Among journalists, debates continue as to whether it was a faux pas on the part of the National League for Democracy to express appreciation to journalists or media outlets that reported positively on Suu Kyi and the party’s activities. Indeed, it is no secret that she has been the subject of positive news reports since her release. Before and during the by-election campaign in March, almost all printed media, barring the government-run media, filled their front pages with her photos and quotes. Indeed, editors and reporters at home are now facing a dilemma on how to cover her stories and activities without putting too positive a spin on it. In this case, DVB shows the unique character of exiled media.
Unlike other closed societies, the Burmese authorities realise the urgency and benefits of rallying exiled media to their side. They have taken concrete steps to attract them, with the goal of integrating the exiled media into the wider society as soon as possible.
In recent months, censorship has been partly eased, pending the new media law, which is due by the end of this year. Within Asean, especially among the members with restrictive media, this trend is quite disturbing because the Burmese media scene is receiving positive international media coverage. For decades, Burma’s media freedom ranked among the world’s worst in various global media indexes. But this will change with the new evaluation next year.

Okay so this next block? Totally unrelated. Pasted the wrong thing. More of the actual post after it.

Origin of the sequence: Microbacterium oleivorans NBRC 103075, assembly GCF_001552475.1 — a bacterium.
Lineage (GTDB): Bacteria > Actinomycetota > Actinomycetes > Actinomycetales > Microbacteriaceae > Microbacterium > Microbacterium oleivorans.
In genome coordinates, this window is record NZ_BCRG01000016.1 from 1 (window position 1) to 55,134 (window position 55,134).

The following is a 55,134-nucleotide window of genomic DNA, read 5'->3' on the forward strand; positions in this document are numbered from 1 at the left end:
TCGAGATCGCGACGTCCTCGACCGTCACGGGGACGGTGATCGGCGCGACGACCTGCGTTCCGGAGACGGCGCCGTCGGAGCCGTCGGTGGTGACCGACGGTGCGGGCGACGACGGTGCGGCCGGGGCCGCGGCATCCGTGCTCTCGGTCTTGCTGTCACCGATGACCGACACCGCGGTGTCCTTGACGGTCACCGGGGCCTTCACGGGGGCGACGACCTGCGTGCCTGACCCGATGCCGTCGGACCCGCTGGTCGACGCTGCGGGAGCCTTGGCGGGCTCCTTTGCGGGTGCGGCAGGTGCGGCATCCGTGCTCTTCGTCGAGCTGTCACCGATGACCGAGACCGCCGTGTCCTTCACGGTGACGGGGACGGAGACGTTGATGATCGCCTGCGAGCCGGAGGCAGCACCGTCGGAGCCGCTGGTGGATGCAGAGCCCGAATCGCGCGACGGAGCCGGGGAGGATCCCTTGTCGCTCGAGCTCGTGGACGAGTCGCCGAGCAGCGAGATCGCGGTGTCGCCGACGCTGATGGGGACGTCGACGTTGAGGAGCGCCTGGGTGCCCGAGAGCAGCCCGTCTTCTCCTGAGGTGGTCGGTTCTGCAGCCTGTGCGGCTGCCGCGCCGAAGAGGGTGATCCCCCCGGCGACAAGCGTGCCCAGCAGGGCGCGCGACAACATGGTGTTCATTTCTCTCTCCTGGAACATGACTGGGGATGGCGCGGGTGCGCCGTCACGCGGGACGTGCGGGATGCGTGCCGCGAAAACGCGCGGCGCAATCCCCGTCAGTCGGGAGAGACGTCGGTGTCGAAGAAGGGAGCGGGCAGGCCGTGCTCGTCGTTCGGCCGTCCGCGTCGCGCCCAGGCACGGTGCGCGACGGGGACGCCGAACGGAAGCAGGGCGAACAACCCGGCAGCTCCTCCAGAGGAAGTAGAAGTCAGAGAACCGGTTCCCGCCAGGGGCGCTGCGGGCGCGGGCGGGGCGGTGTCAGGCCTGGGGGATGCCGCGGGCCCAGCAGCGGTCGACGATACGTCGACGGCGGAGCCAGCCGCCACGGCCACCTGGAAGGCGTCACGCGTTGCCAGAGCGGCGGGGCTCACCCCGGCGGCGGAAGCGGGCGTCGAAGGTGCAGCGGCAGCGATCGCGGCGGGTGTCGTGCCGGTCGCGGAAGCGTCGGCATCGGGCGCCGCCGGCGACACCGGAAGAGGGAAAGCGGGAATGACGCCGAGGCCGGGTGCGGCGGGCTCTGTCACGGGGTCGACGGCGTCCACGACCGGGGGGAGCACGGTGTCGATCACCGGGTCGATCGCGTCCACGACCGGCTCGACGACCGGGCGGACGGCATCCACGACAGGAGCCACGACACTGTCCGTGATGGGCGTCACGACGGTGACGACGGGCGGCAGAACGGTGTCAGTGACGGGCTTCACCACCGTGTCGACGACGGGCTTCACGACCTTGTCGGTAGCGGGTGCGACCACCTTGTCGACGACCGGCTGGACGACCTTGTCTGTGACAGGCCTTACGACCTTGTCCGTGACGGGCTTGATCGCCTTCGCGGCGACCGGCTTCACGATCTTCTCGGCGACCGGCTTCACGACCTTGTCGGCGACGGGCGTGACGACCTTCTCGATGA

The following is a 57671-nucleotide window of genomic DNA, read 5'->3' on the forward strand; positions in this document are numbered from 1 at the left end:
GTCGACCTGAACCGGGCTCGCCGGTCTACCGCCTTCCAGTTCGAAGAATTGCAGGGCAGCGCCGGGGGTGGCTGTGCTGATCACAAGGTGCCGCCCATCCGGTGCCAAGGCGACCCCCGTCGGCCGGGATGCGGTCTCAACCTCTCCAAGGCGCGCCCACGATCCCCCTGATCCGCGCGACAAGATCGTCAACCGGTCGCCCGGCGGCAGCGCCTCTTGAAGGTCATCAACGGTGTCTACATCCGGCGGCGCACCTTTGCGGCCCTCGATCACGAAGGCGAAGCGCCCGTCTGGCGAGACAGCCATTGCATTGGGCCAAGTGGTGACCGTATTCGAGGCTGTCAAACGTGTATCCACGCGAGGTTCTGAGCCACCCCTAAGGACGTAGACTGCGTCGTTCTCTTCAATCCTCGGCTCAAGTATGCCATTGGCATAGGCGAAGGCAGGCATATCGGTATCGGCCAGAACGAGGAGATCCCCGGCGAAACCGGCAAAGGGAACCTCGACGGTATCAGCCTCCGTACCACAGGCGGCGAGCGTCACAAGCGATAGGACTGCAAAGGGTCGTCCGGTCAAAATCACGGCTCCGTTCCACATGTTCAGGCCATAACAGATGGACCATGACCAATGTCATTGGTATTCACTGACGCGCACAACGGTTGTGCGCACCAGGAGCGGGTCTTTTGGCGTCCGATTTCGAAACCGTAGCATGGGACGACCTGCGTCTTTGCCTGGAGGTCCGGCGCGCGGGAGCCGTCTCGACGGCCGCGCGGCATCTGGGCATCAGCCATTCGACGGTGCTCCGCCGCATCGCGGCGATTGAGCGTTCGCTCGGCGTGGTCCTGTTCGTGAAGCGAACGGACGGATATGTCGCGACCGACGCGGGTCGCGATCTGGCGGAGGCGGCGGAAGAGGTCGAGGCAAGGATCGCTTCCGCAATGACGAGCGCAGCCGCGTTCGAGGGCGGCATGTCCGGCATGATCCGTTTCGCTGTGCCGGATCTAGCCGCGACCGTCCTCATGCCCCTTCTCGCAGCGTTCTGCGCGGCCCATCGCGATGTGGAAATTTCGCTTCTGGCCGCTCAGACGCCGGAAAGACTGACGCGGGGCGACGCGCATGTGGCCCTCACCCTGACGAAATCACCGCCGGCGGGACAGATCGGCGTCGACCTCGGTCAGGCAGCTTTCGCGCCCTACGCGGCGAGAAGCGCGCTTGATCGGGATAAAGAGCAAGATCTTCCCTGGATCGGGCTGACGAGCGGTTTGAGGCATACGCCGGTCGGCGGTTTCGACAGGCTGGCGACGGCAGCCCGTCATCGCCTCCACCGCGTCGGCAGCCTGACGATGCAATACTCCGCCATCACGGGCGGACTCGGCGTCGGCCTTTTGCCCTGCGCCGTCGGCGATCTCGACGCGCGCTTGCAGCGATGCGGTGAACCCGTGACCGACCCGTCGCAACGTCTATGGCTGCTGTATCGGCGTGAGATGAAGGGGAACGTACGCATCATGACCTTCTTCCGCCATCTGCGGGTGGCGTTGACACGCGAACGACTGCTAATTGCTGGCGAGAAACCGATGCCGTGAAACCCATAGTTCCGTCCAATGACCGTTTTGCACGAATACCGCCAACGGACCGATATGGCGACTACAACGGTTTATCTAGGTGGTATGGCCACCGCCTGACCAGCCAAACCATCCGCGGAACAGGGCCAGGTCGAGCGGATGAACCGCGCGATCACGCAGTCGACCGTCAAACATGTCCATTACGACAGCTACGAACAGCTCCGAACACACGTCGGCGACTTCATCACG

That helps explain why the exiled journalists visiting Burma to hold talks with the authorities were asked to impart their experience and professionalism obtained overseas to their local colleagues. Some were even asked privately to help train officials dealing with spokespeople for various ministries to improve media communication.
Burma aside, it is hard to know the exact number of exiled media organisations around the world. It is estimated that there are around 50 outlets covering at least 20 locations including Sri Lanka, Vietnam, Belarus, Yemen, Iran, Zimbabwe, China, Cuba, Bhutan, Tibet, Sudan and Eritrea. Every day, hundreds of journalists-in-exile, some of them political activists, work from their homes or offices to inform their own people and the rest of the world of the “real news”, using their own limited resources and outside funding.
All around the world, undemocratic governments, especially dictatorial ones that have made an about-face, understand media operations and their weaknesses and strengths. Their leaders know and can play along with the journalists’ ethos and pledge to respect media independence and integrity, but when push comes to shove, the authorities immediately put them down. That helps explain why there is still so much suspicion of the changes taking place in Burma and elsewhere.
It remains to be seen how Burma’s exiled media come to terms with their new turf. Their hard-headed investigative skills and other media talents will certainly be useful in monitoring and checking the authorities’ performance to ensure that they genuinely work for democracy and the wellbeing of the people.